'VO: TALES AND TECHNIQUES' - Part 1
Master Storyteller Harlan Hogan Entertains
And Informs In New Voice Over Book.
Excerpt: 'My First Shift On The Air'
October 16, 2014
Part 1 of 3
(VOXtra) - A skilled voice actor can captivate us in stories written by others - as they do quite well when narrating audiobooks.
It's another skill altogether to be a great storyteller of one's own tales - and that's the rarefied realm of legendary voice actor-author-entrepreneur Harlan Hogan.
Harlan has just released the second edition of his popular book, VO: Tales and Techniques of a Voice-Over Actor, which is a thoroughly updated string of humorous and lesson-filled stories about Harlan's career - plus no fewer than 23 mini-chapters of voice over success advice on voice acting, home audio studios, business and marketing.
Harlan's storytelling voice has a way of jumping off the page, drawing us in for more and more.
And he's granted permission to VoiceOverXtra to excerpt some bits for you, starting today with a recollection of his first on-air radio shift. If you have been - or are - in broadcasting, you'll be catching your breath as this story triggers your own early memories.
Note: Harlan has agreed to send an autographed copy of VO: Tales and Techniques of a Voice-Over Actor (second edition) to VoiceOverXtra readers who purchase the new book by clicking here (with free shipping in the 48-continguous U.S. states).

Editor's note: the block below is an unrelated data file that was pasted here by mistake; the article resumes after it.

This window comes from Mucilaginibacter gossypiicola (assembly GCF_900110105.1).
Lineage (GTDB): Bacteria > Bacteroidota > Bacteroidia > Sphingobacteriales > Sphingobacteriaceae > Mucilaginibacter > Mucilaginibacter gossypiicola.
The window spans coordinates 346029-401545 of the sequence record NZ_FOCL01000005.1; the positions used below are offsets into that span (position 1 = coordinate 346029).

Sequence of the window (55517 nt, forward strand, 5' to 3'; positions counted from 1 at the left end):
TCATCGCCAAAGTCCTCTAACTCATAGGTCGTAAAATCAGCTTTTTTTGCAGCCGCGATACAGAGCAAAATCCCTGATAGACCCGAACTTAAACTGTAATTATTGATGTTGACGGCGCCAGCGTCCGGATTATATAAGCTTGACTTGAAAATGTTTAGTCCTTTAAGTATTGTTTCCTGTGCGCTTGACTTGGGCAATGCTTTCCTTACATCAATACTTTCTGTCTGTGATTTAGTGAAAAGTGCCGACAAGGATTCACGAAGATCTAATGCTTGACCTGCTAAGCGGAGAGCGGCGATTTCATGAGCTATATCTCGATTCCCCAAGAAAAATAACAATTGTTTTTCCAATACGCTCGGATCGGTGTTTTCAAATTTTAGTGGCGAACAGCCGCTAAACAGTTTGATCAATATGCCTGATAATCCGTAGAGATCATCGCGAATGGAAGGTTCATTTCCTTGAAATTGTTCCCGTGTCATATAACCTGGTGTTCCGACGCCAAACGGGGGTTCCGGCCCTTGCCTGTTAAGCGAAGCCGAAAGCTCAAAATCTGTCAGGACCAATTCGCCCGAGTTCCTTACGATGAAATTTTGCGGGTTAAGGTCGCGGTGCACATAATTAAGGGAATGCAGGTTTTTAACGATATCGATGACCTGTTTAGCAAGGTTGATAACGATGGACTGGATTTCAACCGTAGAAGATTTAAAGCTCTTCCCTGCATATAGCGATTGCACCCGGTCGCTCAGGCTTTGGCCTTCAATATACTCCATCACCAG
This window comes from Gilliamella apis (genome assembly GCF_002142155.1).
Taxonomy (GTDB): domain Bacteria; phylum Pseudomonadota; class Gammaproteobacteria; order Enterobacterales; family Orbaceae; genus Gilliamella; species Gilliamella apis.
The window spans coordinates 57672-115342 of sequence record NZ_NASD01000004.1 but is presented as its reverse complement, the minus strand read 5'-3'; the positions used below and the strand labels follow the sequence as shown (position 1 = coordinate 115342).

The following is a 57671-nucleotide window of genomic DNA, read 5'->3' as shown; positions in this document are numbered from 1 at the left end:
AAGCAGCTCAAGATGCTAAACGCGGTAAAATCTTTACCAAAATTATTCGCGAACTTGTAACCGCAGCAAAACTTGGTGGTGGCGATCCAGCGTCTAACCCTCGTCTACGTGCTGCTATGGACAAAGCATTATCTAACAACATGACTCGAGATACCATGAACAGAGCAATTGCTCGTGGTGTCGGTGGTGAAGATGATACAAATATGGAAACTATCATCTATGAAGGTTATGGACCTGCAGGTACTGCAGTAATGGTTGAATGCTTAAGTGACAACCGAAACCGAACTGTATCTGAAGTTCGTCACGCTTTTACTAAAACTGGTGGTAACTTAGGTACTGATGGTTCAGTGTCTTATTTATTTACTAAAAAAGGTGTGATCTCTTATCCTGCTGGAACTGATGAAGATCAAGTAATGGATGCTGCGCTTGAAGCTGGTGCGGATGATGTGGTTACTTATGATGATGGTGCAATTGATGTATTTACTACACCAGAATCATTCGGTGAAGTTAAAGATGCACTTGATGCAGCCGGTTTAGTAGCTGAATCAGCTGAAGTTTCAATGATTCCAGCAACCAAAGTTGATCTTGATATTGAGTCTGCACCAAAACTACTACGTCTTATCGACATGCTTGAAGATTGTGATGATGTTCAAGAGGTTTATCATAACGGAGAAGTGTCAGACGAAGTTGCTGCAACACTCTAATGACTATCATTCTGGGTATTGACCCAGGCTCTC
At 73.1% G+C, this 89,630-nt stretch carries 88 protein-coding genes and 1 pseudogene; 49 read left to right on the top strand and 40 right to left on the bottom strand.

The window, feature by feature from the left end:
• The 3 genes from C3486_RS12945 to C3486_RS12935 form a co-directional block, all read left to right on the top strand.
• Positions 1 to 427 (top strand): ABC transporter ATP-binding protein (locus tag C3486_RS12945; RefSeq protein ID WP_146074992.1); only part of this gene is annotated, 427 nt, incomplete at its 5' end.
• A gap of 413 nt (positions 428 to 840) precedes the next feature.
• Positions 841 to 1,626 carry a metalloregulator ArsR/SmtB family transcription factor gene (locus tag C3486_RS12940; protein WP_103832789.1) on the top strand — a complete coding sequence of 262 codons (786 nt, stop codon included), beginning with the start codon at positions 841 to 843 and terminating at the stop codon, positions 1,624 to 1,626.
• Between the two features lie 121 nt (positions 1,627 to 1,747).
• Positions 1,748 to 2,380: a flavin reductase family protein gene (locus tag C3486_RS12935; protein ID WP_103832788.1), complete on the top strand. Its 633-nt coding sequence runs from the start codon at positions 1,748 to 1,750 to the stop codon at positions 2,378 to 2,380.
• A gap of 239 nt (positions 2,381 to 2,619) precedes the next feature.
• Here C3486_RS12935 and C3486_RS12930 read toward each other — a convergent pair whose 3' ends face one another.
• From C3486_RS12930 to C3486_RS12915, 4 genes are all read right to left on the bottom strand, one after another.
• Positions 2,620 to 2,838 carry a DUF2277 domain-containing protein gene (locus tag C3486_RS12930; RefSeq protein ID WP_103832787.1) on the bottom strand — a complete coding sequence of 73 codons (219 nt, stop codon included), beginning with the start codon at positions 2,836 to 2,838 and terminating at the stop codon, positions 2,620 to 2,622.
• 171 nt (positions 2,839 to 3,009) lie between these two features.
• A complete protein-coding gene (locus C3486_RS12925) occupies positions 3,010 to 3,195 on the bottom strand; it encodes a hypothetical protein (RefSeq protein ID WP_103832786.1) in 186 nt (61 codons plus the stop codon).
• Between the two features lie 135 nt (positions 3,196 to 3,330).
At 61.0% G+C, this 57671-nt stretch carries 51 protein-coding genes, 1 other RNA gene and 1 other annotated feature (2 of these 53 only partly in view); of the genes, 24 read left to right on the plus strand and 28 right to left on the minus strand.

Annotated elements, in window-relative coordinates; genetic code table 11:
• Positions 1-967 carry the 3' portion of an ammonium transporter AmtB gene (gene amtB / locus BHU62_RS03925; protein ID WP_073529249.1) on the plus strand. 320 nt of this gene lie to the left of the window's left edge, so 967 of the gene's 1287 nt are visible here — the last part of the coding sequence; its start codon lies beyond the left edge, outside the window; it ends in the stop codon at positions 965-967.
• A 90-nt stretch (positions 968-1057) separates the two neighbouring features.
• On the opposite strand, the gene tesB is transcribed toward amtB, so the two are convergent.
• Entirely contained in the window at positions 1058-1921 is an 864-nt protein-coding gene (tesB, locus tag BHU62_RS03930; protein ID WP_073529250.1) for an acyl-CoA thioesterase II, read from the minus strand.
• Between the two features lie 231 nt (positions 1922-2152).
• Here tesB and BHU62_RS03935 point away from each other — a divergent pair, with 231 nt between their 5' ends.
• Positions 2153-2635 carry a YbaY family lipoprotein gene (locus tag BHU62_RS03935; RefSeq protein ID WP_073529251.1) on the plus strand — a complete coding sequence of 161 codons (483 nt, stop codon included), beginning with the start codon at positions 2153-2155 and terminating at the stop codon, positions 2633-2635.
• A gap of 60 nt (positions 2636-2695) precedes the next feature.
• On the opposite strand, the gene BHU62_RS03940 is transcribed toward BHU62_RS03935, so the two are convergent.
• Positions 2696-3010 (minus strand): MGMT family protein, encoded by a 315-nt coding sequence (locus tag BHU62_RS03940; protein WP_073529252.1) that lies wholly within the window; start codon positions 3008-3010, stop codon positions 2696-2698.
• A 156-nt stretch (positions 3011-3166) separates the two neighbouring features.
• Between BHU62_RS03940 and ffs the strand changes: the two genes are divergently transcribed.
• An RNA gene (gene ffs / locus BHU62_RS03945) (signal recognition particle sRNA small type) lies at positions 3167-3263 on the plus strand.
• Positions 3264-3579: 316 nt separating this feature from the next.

My First Shift On The Air
By Harlan Hogan
Excerpted with permission from Chapter 2 of VO: Tales and Techniques of a Voice-Over Actor, Second Edition, (c) Harlan Hogan
Naturally, my first shift on the air was flawless.
As the record ended and I switched on the microphone, I no longer felt the temptation to repeat "Mary Had a Little Lamb.” Instead, I managed to croak out: "Nancy and Frank Sinatra on WIOK.”
I started a prerecorded commercial and thought to myself, Hey that was easy!
Nanoseconds later the program director, station manager, and sales manager of WIOK were in the control room, glowering.
"What did you say?” demanded John McDermott, the nearly seven-foot-high station manager.
I’d only said six words. What could possibly be wrong?
"Uh . . .” I managed.
"He said ‘Doubya,’” replied Henry Zang, the station sales manager, tugging at his clip-on tie, and then cleaning his black-rimmed glasses with the tail of his rumpled J. C. Penney’s white shirt.
Goateed program director Thom Brown slowly and silently nodded assent.
"Uh . . .” I repeated.
"Hogie,” said McDermott, "it’s double U, double U, not ‘doubya, ’double u eye oh kay . . . got it?”
"Right!” I said.
"Oh, Jim won’t make it back from his remote, so you gotta do the news at fifty-five.”
"Got it!” I said.
THREE MINUTES TO NEWSTIME
The United Press International teletype printer was in the hallway just outside the control room, spewing out an endless stream of yellow paper with purple inked stories from around the world.
I glanced through the window at the Barbra Streisand record, making sure it was still playing, and checked the control room clock, which read 4:52. I had three minutes to figure out what to read from the UPI machine.
Welcome to the radio world of "rip and read.”